Medical Underwriting / Health Questions Starting in 2021, you can join a Medicare Advantage plan without any medical underwriting or medical exam or health related question. From 2006 through 2020, a Medicare beneficiary could not have End-Stage Renal Disease (ESRD) and join a Medicare Advantage plan - unless the Medicare Advantage plan was a Special Needs Plan designed for people who suffer from kidney failure (C-SNP).
In other words, starting in 2021, if you have Medicare Part A and Medicare Part B and live in the plan's Service Area, Medicare Advantage plans are guaranteed issue. In addition, some Medicare Advantage Special Needs Plans (SNP) may have other health or financial restrictions depending on the plan (for instance, some Medicare Advantage plans require that you are qualified for both Medicare and Medicaid (D-SNP) or you may need to have the chronic health condition (diabetes or heart condition) in order to join a specific Medicare Advantage SNP.
Guaranteed Issue Rights In most states, Medicare Supplements are only guaranteed issue during your Medigap Open Enrollment Period. If you did not join a Medicare Supplement when you first became eligible for Medicare (up to 6 months after Medicare eligibility - over 65 and enrolled in Medicare B), depending on where you live, you may be subject to medical underwriting and, depending on your health, pay a higher monthly premium for your Medicare Supplement or be denied coverage. Reminder: your Medigap Open Enrollment Period is for 6 months, beginning on the first day of the month in which you are both 65 or older and enrolled in Medicare Part B. Please note that some states have additional Open Enrollment Periods including those for people under 65.
Guaranteed Renewable Modern Medicare Supplements (Medigap policies issued after 1992) are guaranteed renewable - no matter what changes in your health (An insurance company can drop you if you do not pay your premium, lied on your Medigap application, or the company is bankrupt or insolvent). In general, Medicare Advantage plans are guaranteed renewable year-to-year (even if you develop kidney-failure or ESRD) - assuming the plan is still being offered in the Service Area. A Medicare Advantage plan renews its contract each year with the federal government and often specific plans (or plans in specific areas) may be discontinued at the end of a coverage year.
Term of Coverage A Medicare Supplement continues from year-to-year and may raise premiums over time based on the expenses of the plan members (when premiums no longer cover healthcare costs). A
Medicare Advantage plan is for only one year calendar year and can change plan
features and premiums each year.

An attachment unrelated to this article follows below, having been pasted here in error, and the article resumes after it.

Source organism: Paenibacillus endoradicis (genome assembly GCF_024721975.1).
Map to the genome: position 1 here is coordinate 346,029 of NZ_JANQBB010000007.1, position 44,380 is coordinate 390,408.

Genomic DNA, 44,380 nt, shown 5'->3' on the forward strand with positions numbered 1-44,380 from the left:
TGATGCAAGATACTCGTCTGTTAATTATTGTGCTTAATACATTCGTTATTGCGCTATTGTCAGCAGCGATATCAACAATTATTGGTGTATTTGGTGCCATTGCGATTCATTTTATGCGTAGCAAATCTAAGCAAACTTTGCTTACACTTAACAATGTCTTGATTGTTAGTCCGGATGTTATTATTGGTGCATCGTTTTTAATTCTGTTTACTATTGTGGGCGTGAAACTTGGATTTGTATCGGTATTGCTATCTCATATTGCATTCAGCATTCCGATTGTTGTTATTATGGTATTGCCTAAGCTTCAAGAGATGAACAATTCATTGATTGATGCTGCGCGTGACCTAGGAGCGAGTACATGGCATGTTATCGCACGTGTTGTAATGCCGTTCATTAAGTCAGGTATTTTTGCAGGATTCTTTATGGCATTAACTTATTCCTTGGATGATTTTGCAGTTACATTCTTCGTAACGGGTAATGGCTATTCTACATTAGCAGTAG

Premium Increases or Changes Medicare Supplement monthly premiums can change every year or twice a year and vary by state (subject to State Insurance Commission approval). Medicare Advantage Plan monthly premiums and coverage benefits can change once a year and vary by county (subject to Federal Medicare guidelines and approval).
Choice of Healthcare Providers Medicare Supplements usually allow you to choose your own doctors and hospitals - and may provide some healthcare coverage for international travel. Medicare Advantage plans most often have a fixed health care network of doctors and hospitals. If you have a Medicare Advantage plan with a health care network, you may pay a higher cost to visit a doctor or hospital outside of the network - or you may need to pay the entire cost yourself - and out-of-network costs may not impact your maximum out-of-pocket (MOOP) limits.
Out-of-pocket Limits Medicare Advantage plans offer a maximum out-of-pocket limit (MOOP) for Medicare Part A and Medicare Part B coverage. The statutory max MOOP is $6,700 (increasing to $7,550 in 2021) and this means that your Part A and Part B out-of-pocket expenses are capped at this level. A Medicare Advantage plan can change MOOP limits each year, but not exceed the maximum annual limit (again $6,700 for the past few years, but (increasing to $7,550 in 2021). Medigap Plan K and Plan L (where available) also provide for out-of-pocket limits ($5,880 and $2,940 in 2020, respectively). Medigap Plan K and Plan L out-of-pocket limits can also change every year, for example, in 2010, the out-of-pocket limit was $4,620 for plan K and $2,310 for Plan L.
Combining Medigap plans with Medicare Advantage plans? It is illegal for anyone to sell you a Medigap policy if they know you are enrolled in a Medicare Advantage plan unless your coverage under the Medicare Advantage plan ends before the effective date of the Medigap policy. If you have a Medicare Supplement, you can, in theory, join a Medicare Advantage plan, but the two plans will not work together.
[Sources include: Centers for Medicare and Medicaid Services, Choosing a Medigap Policy: A Guide to Health Insurance for People with Medicare, Publication 02110]